I. Plaintiff had but one cause of action, and that was for breach of contract in wrongfully discharging her and wrongfully preventing her from performing. Plaintiff pleaded generally that defendant wrongfully prevented her from 1. JUDGMENT: performing. This is in accordance with ordinary adjudica- rules of pleading governing such cases. 13 tion: plea: Corpus Juris 727. Plaintiff was not bound to technical anticipate the defense, or to avoid it in inaccuracy. advance. Defendant, admitting that it discharged plaintiff, justified its action in doing so by alleging, in substance, that plaintiff had been guilty of such misconduct as amounted to a breach of her express and implied undertakings. The reply, besides a general denial, set up a prior adjudication conclusively establishing that plaintiff was not guilty of the misconduct alleged. That the final adjudication of the appeals was conclusive is not contested. See Jackson v. Independent Sch. Dist., 110 Iowa 313; Courtright v. Consolidated Ind. Sch. Dist., 203 Iowa 26. While the general rule is that a former adjudication should be pleaded (Johnson v. Farmers Ins. Co., 184 Iowa 630; In re Estate of Heaver, 168 Iowa 563; Van Orman v. Spafford, Clarke Co., 16 Iowa 186, 193; Cooley v. Brayton, 16 Iowa 10, — compare Larum v. Wilmer, 35 Iowa 244), we need not in this case pass upon the question whether it should have been pleaded in the petition, rather than in the reply. See Carleton v. Byington, 24 Iowa 172; Jacobs v. St. Paul F. M. Ins. Co., 86 Iowa 145, 150; 33 Corpus Juris 90; 13 Corpus Juris 747. The former adjudication was pleaded. Defendant was duly advised thereof. The trial court merely denied, in effect, defendant's application that the allegations be incorporated in the petition by way of amendment, instead of in the reply. To reverse the case for error in this ruling would be merely to send the parties back to the trial court for the plaintiff to there make a purely formal transfer of her allegation of former adjudication from her reply to her petition, — to go out of court by one door and to come back by another. Defendant was in no wise prejudiced by the form of the pleading. The ruling, even if technically erroneous, was harmless. See 4 Corpus Juris 928.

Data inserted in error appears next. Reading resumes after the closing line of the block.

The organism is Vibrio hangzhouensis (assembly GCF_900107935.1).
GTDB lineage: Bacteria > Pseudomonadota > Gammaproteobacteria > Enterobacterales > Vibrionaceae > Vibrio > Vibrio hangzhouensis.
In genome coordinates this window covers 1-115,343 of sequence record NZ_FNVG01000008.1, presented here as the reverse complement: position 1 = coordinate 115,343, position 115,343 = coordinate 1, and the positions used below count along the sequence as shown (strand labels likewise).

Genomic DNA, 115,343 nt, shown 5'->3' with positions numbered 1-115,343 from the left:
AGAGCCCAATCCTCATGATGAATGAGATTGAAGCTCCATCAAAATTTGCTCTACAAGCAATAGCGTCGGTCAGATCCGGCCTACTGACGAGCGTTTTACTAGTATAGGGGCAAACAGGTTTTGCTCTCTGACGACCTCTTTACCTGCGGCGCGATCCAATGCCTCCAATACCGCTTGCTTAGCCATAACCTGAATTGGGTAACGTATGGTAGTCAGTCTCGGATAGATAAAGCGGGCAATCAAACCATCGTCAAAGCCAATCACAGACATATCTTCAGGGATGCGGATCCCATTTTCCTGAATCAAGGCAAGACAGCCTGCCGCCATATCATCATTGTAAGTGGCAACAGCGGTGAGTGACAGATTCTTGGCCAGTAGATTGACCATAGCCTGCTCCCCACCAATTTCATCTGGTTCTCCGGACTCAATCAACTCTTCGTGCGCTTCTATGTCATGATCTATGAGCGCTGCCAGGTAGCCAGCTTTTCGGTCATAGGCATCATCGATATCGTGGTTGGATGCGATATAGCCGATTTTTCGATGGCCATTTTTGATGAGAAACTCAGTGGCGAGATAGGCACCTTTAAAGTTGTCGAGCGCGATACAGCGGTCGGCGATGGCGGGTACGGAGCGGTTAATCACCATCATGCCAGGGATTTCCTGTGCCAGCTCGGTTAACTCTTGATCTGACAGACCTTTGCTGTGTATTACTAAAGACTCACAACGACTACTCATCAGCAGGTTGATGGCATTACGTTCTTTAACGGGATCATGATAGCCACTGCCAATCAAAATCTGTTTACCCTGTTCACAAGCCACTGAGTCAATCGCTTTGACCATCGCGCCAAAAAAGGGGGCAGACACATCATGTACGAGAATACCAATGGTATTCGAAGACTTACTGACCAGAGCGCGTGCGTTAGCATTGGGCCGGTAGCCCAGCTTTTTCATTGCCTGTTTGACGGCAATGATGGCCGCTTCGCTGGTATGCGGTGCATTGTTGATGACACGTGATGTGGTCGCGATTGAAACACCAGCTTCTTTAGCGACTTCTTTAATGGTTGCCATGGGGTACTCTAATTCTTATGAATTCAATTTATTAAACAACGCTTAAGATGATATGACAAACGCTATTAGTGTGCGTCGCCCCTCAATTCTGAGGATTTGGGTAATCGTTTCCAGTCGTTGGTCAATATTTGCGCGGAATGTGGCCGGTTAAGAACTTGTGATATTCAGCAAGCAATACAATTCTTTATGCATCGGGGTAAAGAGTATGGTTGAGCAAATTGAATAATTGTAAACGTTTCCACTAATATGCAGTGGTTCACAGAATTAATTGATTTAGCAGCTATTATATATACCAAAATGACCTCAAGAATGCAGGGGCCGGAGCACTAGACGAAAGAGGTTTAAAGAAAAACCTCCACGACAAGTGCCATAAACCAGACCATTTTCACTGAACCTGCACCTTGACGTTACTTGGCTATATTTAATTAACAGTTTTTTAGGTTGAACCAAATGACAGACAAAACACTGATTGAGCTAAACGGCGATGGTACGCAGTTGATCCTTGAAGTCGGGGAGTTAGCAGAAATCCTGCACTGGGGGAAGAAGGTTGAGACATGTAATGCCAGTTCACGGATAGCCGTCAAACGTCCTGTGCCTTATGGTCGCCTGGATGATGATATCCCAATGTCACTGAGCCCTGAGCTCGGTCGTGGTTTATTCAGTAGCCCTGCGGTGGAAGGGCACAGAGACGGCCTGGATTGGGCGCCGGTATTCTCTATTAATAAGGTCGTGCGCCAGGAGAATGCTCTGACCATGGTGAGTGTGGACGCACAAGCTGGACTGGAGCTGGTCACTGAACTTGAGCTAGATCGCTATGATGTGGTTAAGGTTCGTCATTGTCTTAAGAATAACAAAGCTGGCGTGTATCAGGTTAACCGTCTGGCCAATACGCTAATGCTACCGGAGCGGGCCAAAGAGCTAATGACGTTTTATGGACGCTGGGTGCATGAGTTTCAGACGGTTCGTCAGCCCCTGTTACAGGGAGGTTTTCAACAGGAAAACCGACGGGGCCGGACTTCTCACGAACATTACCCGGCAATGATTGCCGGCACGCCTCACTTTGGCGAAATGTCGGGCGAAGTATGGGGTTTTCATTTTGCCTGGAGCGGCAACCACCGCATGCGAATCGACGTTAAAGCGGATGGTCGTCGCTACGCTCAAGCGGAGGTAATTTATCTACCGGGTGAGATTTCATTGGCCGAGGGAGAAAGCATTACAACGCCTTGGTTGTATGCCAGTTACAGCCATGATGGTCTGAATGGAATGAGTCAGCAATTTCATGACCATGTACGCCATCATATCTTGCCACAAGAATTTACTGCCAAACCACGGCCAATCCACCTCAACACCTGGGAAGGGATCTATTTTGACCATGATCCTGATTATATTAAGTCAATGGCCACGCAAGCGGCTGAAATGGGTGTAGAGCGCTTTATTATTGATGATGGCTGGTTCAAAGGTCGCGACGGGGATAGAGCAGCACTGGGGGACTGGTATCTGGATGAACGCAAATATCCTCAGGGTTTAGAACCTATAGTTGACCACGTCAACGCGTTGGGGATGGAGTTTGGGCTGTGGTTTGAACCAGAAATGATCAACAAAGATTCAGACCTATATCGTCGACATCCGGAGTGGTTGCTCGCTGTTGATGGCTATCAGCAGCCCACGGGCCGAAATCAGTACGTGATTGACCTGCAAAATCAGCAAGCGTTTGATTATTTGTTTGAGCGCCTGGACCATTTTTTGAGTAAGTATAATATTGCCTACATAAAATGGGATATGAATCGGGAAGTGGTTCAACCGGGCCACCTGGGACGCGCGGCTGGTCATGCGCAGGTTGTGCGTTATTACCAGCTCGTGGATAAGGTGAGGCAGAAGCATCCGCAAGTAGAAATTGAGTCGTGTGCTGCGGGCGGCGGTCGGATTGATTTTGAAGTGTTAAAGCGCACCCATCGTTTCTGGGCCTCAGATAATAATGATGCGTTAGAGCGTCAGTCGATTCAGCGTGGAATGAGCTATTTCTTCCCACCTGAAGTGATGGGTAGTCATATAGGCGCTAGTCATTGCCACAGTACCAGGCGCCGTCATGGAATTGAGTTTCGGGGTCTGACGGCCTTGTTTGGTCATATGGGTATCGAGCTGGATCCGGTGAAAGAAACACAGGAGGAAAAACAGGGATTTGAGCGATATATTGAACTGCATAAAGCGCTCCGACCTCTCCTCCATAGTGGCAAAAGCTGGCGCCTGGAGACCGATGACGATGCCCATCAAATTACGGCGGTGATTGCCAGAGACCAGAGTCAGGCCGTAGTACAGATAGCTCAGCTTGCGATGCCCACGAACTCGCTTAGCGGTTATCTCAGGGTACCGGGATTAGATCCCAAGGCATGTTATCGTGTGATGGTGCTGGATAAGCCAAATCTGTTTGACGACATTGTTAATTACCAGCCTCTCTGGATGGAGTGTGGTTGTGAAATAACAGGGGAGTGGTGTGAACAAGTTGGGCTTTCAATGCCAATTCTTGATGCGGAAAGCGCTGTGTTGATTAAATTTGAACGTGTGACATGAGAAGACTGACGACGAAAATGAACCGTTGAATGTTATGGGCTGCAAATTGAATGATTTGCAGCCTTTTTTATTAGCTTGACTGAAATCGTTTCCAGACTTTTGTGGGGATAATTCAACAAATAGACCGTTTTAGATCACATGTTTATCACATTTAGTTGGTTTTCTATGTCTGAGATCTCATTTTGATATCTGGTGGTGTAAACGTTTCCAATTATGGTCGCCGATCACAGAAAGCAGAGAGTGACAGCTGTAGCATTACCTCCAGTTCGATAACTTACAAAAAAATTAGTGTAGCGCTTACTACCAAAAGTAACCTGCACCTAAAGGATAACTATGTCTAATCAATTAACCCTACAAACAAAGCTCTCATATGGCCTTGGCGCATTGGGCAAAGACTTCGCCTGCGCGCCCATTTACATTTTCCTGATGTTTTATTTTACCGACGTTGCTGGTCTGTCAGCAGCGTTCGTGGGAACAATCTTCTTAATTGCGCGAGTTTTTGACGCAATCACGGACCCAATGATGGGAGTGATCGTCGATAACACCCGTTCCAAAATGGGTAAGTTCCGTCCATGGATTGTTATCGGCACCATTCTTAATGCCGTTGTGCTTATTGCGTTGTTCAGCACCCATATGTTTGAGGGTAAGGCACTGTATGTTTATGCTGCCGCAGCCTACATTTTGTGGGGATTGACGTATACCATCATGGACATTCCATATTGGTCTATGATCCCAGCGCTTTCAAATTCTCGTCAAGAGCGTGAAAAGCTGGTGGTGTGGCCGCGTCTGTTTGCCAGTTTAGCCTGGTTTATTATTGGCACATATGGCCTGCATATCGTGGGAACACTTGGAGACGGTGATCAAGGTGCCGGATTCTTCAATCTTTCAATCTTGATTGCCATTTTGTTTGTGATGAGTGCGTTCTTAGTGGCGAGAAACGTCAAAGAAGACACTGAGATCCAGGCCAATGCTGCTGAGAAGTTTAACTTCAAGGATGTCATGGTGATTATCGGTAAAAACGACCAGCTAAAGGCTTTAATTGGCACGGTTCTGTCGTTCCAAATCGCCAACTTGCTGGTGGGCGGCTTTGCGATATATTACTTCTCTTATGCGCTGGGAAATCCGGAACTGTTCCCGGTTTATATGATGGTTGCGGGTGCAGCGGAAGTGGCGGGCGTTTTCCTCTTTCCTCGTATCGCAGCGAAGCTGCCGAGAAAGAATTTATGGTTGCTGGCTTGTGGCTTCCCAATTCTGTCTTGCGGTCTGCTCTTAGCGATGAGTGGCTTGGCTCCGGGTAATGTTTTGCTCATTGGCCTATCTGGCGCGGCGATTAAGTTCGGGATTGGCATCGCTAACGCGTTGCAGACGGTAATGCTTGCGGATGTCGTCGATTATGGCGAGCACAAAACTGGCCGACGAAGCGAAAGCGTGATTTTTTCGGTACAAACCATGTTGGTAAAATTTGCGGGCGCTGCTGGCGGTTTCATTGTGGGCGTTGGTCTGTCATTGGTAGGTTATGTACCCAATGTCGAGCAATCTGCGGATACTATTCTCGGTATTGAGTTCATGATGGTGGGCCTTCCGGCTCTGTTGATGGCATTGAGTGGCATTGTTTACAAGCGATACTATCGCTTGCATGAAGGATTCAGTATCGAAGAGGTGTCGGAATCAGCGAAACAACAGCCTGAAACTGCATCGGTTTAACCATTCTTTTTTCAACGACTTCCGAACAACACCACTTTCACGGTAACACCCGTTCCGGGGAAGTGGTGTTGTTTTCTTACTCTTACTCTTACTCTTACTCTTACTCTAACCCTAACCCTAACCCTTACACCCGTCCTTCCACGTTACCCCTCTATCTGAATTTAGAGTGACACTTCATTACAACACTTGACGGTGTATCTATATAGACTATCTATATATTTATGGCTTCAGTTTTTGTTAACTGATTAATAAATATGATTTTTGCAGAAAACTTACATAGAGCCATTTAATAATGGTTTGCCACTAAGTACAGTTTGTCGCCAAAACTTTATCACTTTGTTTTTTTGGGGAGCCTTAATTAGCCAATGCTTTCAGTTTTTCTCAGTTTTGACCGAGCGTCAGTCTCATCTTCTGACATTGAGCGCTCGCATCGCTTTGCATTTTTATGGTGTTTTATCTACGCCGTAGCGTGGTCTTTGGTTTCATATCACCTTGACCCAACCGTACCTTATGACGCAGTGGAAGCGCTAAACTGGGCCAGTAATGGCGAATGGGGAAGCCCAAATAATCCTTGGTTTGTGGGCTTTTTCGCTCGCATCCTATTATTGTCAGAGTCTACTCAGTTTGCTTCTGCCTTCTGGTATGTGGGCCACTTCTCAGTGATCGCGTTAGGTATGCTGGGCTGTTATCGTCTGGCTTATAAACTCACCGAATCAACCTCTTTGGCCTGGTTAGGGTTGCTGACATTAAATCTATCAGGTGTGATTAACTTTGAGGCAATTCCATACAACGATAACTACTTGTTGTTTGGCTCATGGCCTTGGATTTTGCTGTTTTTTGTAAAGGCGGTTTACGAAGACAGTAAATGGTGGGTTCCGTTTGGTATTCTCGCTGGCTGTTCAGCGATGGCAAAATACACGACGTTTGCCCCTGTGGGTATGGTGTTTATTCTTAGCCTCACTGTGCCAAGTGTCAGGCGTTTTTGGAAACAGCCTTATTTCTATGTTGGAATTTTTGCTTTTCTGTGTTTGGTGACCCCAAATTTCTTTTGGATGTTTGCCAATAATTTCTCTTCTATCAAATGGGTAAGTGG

II. The granting or refusing of a continuance rests in the sound discretion of the court. The court could not, on this record, have found that the defendant was surprised or prejudiced by the reply. Defendant admitted all of its 2. CONTINUANCE: material allegations. Defendant did not claim grounds: that it needed further time to enable it to unsustained obtain proof of the affirmative matters set up grounds. in its rejoinder. Its motion for continuance was not based thereon. It is a fair inference from the record that, if defendant could and desired to prove those allegations, its evidence was readily attainable. The court was not pressing immediate trial, or denying the parties time for preparation. Defendant expressed no desire, and made no offer, to prove such allegations. No error in denying the motion for continuance is shown.